Screamin' Jay Hawkins' knockout stage show premieres at Alan Freed's 1956 Christmas Rock 'n' Roll Revue at the prestigious Brooklyn Paramount Theater. He uses various props, including a rubber snake, a skull on a stick, a smoke-box that has been built by an electrician at the Apollo Theatre, and a black satin cape. To open his act, Screamin' Jay would be carried out onto the stage in a coffin that is in flames. Also on the bill are Mac Curtis, the Moonglows, Shirley and Lee, the Cadillacs, Jessie Belvin, Teddy Randazzo and George Hamilton IV. Freed likes Hawkins and persuades him to begin making his entrance in a coffin. According to the book Nowhere to run, Hawkins has at first been reluctant to get into the coffin, but after Freed offers him $2'000 for the stunt, he agrees to make it a part of the act. Though the untamed stage antics, coffin routine, and "I put a spell on you" keeps Hawkins's career going for many years, the "savage" persona also proves to be a liabi lity. Mike Boehm of the Los Angeles Times has reported that Hawkins "fell into a pre-show ritual of imbibing while listening to favorite records to psyche himself up for the transformation into Screamin' Jay." Hawkins has told Boehm, "I figured I couldn't sing the song unless I was drunk."

The coffin becomes Screamin' Jay's key prop, but it is also a nuisance, particularly after the National Casket Co. forbids its retailers from selling, renting or lending a coffin to him for such irreverent uses. George "Funkadelic" Clinton admits the influence of Jay Hawkins' stage shows; even Cameo's Larry Blackmon has emerged from a huge silver coffin. From the book Showtime at the Apollo by Ted Fox comes the following anecdote:

"Hawkins carried the coffin wherever he went in a zebra-striped hearse [he states, "the first expensive thing I bought was a hearse with zebra wall tires, instead of white wall tires, to carry the coffin that Alan Freed put in my act." ed. note]. It so spooked the stagehands at the Apollo that they refused to handle it. To keep the lid from locking, Hawkins used to stick a piece of matchbook in the mechanism. On one occasion at the Apollo, Screamin' Jay asked one of the members of the Drifters to stick the matchbook in the lock on his way down to the stage.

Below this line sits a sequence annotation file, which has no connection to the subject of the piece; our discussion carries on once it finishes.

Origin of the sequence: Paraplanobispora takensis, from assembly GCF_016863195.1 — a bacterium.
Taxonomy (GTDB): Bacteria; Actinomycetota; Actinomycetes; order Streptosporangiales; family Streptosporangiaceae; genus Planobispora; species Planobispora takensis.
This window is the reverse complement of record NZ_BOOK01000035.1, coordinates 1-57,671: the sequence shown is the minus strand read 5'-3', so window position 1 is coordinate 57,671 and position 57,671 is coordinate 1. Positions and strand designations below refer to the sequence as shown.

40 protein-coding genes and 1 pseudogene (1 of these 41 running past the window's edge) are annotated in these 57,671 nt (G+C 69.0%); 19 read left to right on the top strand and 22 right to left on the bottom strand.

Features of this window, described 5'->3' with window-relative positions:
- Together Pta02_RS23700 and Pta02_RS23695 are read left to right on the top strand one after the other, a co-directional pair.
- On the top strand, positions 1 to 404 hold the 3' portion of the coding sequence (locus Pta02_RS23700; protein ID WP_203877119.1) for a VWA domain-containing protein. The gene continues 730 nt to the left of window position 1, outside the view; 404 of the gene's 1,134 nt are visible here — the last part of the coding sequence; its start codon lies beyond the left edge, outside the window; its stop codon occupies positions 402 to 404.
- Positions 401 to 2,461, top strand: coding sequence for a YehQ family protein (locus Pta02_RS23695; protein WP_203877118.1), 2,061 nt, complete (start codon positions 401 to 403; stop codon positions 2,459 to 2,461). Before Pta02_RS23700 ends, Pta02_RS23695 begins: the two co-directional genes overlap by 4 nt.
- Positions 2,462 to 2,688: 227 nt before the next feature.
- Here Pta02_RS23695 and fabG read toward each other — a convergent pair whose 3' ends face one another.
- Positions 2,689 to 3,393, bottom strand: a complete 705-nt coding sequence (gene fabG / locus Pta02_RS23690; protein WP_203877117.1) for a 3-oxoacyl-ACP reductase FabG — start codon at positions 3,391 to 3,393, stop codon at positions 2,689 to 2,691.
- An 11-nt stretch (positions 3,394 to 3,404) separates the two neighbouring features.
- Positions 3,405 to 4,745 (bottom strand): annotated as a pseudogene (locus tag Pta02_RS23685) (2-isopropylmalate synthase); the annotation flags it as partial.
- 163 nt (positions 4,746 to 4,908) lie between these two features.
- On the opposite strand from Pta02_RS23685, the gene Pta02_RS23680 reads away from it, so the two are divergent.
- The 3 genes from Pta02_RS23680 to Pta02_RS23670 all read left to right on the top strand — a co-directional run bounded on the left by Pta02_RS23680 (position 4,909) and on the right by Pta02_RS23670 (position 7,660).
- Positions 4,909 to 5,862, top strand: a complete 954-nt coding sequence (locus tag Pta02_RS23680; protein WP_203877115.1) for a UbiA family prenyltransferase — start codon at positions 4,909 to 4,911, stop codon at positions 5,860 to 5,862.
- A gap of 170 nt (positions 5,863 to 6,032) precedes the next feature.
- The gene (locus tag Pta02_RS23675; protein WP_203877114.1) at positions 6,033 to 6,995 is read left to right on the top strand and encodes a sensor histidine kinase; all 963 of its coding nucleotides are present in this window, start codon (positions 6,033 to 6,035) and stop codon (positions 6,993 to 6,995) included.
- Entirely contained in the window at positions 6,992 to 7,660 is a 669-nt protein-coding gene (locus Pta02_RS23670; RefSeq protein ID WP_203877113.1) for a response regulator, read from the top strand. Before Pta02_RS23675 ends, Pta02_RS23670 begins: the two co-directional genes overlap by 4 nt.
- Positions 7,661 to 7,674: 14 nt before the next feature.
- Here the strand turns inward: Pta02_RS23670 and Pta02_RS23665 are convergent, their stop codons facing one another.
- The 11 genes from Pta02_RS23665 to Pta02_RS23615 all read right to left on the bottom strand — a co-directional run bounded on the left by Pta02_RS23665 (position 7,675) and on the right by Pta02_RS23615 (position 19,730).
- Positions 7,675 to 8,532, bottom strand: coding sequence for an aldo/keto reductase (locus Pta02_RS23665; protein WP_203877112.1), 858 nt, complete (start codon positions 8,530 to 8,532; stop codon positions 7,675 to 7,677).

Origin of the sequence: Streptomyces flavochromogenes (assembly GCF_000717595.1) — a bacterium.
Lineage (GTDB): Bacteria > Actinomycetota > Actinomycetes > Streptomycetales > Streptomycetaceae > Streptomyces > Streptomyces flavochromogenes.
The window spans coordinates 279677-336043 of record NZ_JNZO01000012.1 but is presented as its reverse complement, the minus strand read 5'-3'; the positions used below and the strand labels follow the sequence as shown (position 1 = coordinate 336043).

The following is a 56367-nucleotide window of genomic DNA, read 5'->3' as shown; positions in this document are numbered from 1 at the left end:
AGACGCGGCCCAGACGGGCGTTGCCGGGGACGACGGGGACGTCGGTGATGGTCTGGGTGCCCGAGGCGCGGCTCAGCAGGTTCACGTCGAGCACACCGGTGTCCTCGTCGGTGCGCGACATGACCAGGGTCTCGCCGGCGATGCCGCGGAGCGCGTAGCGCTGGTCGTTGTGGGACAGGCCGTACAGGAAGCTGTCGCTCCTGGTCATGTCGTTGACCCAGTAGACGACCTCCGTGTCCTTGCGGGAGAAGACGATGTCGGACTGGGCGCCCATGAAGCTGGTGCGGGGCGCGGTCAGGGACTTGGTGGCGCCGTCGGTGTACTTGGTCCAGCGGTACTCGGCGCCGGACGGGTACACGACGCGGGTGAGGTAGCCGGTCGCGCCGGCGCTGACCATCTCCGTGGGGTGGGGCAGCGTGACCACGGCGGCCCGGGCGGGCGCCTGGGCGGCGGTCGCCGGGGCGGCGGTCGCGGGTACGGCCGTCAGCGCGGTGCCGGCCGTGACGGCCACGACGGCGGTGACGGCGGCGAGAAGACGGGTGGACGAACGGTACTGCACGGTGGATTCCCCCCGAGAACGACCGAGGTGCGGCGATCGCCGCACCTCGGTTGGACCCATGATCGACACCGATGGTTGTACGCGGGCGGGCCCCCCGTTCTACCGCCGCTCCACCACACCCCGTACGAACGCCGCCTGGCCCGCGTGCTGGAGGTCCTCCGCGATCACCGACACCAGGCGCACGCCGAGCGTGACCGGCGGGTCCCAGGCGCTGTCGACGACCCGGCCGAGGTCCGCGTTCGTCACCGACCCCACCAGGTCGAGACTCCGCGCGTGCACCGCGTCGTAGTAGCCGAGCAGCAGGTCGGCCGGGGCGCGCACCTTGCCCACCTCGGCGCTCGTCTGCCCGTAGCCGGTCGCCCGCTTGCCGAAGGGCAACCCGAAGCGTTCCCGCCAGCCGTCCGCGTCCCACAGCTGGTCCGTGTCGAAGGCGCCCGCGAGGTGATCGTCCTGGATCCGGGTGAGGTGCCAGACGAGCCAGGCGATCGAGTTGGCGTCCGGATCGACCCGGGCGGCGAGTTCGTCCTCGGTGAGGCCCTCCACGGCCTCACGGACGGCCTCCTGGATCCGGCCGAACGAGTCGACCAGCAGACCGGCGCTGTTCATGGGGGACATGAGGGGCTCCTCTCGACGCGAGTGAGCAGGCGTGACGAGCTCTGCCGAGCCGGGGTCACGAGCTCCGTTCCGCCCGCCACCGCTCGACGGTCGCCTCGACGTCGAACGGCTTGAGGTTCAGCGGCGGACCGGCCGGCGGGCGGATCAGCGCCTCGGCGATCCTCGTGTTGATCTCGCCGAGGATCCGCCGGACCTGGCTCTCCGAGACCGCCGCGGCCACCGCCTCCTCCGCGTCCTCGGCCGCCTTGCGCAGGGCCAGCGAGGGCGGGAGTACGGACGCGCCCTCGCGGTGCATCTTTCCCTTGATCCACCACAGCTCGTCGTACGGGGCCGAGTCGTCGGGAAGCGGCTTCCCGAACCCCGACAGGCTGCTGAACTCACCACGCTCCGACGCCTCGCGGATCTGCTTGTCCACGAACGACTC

They never did it. They waited patiently until I got in the coffin, and they came offstage, slammed the lid, and the sucker was jammed lock tight. That's when I found out you only got three and a half minutes of air in that coffin. When I realized I couldn't get out of that coffin, boy, I got so scared I was cryin', I was cussin', I was prayin'. I had on a white tuxedo, tails, gloves, hat, cane, spats and all.
Then I started kicking, and that's what saved me because I knocked it off its display stand and when it hit the floor it busted open. The audience thought it was part of the act, and I forgot the words. I commenced to punchin' out every Drifter I ran into. I hit about three of them and had my sights on Ben E. King. They didn't show for the last two shows. It took seven years before we started talking again."


13 February 1957

New York: Screamin' Jay Hawkins recording session for OKeh Records.

Musicians: Screamin' Jay Hawkins, Leroy Kirkland Orchestra